Ask the Etiquette Masters: Abbreviating on Invitations

Q.  Should I abbreviate certain words on my paper suite or do I need to write everything out, such as times, dates, and addresses?

A. During a bridal consultation, the invitation specialists at Persnickety focus on answering a bride’s specific stationery questions so that her invitation suite gives guests all the necessary information while still adhering to the longstanding etiquette and tradition behind this beautiful ceremony. How to write and spell out fine details on an invitation set it one of our most commonly asked questions!

The answer to the abbreviation-on-wedding-stationery question is pretty simple but comes with a loophole. The simple answer is that you should never, ever abbreviate words on your wedding invitation if it is a formal or semi-formal event.

This means that you should write out the date using words instead of numbers; for example, “the first of December, two thousand eighteen”instead of “December 1, 2018.” Note that it is acceptable to use numbers on your RSVP card unless it is a black tie or highly formal affair, in which case you should continue to write out the date and avoid using numbers.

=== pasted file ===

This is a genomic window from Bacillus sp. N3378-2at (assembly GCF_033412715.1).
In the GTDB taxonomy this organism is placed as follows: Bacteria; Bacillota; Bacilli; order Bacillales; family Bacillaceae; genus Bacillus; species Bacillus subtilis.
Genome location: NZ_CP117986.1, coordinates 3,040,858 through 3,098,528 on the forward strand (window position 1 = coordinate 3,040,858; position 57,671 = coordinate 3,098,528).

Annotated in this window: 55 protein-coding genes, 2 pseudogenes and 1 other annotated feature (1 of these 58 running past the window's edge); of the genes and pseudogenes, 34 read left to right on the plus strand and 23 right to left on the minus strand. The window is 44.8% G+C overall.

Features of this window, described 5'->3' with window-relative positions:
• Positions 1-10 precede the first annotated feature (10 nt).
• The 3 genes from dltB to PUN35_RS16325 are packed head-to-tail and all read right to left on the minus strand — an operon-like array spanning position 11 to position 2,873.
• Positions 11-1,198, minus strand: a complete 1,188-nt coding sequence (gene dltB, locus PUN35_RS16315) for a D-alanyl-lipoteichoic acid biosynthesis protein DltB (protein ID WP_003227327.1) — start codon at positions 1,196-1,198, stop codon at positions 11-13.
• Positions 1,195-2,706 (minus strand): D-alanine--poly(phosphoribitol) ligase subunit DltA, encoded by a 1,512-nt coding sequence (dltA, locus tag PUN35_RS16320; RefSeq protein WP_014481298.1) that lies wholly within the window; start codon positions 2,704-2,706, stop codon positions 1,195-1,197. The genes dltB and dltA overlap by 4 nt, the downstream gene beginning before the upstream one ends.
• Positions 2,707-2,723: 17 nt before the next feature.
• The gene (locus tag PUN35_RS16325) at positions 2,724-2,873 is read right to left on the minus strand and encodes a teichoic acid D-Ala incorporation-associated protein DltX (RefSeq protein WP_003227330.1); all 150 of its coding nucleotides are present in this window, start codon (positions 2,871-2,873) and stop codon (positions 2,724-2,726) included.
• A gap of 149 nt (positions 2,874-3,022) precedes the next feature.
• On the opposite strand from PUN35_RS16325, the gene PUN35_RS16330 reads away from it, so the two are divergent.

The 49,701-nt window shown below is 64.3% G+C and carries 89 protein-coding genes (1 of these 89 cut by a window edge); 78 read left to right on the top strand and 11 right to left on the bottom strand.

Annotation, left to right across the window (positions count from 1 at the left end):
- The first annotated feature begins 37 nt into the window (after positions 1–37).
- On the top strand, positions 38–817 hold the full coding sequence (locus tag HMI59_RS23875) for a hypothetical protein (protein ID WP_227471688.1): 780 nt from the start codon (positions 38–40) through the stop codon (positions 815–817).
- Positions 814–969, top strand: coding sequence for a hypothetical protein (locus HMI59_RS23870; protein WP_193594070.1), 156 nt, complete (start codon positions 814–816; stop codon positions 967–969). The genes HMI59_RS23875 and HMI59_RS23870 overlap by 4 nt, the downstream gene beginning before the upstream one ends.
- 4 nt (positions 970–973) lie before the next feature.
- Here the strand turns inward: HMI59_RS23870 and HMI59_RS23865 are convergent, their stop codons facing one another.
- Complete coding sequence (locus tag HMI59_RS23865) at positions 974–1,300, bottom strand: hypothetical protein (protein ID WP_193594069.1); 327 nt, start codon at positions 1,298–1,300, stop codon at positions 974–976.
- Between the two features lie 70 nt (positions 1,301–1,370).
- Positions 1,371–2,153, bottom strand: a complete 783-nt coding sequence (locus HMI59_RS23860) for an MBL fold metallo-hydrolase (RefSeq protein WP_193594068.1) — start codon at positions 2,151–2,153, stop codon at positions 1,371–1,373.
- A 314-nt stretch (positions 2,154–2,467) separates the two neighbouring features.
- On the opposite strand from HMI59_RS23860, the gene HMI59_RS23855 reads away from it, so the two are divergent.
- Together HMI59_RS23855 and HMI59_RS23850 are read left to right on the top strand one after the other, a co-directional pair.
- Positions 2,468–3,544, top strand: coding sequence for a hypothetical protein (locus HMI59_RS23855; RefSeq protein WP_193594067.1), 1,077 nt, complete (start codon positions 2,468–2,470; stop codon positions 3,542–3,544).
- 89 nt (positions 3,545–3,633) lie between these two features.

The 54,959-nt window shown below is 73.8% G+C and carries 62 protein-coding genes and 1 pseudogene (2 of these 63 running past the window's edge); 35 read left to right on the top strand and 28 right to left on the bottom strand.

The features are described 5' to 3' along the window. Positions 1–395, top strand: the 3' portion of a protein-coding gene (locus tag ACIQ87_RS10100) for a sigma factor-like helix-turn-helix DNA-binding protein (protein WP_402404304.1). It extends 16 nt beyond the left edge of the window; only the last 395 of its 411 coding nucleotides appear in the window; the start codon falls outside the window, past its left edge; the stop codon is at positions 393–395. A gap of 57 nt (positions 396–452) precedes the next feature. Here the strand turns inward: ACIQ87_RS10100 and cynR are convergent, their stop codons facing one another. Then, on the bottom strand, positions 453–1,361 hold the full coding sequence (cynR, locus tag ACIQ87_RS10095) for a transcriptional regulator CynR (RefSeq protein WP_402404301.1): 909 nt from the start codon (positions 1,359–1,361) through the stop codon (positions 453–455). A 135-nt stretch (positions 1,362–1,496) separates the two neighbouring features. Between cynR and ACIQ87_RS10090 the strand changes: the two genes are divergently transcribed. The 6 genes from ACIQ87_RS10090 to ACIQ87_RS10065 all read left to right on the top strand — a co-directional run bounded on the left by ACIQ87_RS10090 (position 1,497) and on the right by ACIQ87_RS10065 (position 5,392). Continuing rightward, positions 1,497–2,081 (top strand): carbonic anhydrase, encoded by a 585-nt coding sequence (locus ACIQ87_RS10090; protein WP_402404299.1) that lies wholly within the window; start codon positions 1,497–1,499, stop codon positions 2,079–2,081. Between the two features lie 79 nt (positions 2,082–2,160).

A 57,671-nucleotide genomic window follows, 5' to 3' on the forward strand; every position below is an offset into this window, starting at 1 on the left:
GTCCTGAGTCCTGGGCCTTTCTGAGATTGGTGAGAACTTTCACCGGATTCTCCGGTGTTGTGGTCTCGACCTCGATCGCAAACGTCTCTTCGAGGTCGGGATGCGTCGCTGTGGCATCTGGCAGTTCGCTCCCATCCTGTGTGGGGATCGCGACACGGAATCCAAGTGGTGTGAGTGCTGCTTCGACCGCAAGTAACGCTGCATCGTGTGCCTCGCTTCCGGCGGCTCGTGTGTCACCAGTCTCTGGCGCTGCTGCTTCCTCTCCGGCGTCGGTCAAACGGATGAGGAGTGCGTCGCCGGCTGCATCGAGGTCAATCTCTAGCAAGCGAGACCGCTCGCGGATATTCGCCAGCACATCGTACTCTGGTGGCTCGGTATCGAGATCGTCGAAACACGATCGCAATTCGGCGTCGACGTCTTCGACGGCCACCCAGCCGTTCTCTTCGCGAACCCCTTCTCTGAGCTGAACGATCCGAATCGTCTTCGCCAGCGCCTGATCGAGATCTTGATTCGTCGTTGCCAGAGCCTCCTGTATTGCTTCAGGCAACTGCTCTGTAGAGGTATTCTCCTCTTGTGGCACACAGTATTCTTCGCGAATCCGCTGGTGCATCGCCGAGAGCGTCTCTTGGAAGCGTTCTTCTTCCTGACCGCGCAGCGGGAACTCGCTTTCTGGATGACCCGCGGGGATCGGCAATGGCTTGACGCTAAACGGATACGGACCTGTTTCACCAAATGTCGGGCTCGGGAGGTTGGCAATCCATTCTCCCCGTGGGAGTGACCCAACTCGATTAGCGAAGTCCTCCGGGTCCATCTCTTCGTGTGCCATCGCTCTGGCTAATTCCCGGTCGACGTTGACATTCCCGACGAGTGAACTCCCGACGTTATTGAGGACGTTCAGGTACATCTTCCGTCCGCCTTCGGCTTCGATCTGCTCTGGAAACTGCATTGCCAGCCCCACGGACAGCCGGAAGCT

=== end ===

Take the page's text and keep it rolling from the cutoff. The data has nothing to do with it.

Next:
The same rules apply for writing out times on invitations. You should never write a ceremony time on your wedding invitation as “3 p.m.”.  According to tradition and formality that Persnickety follows from the Crane Blue Book and Emily Post’s Wedding Etiquette , the time should be written as “three o’clock in the afternoon.”

Finally, all street names, addresses, and states on your wedding invitation envelopes should be written out. “Pennsylvania” should never be abbreviated as “PA”, nor should “Street” be abbreviated to “St”.  It is still acceptable to keep titles as “Mr.” and “Mrs.” on your mailing envelope, but an ampersand should never appear between them.

Now for the loophole…

If you are incorporating a very modern design into your invitation, particularly with large and loud typography, geometric or patterned designs, or a fun and unique shape, your design might actually call for abbreviation. This loophole also applies to very informal weddings. We’ve included a few samples from our Carlson Craft collections to show the exceptions.

You know your wedding better than anyone; Persnickety wants to help you achieve the perfect tone and style in your wedding invitation suite. Do you have a specific etiquette question when it comes to invitations or are you beginning to look for the perfect stationery suite? We would love to chat. Click here to schedule your appointment with an invitation specialist today.

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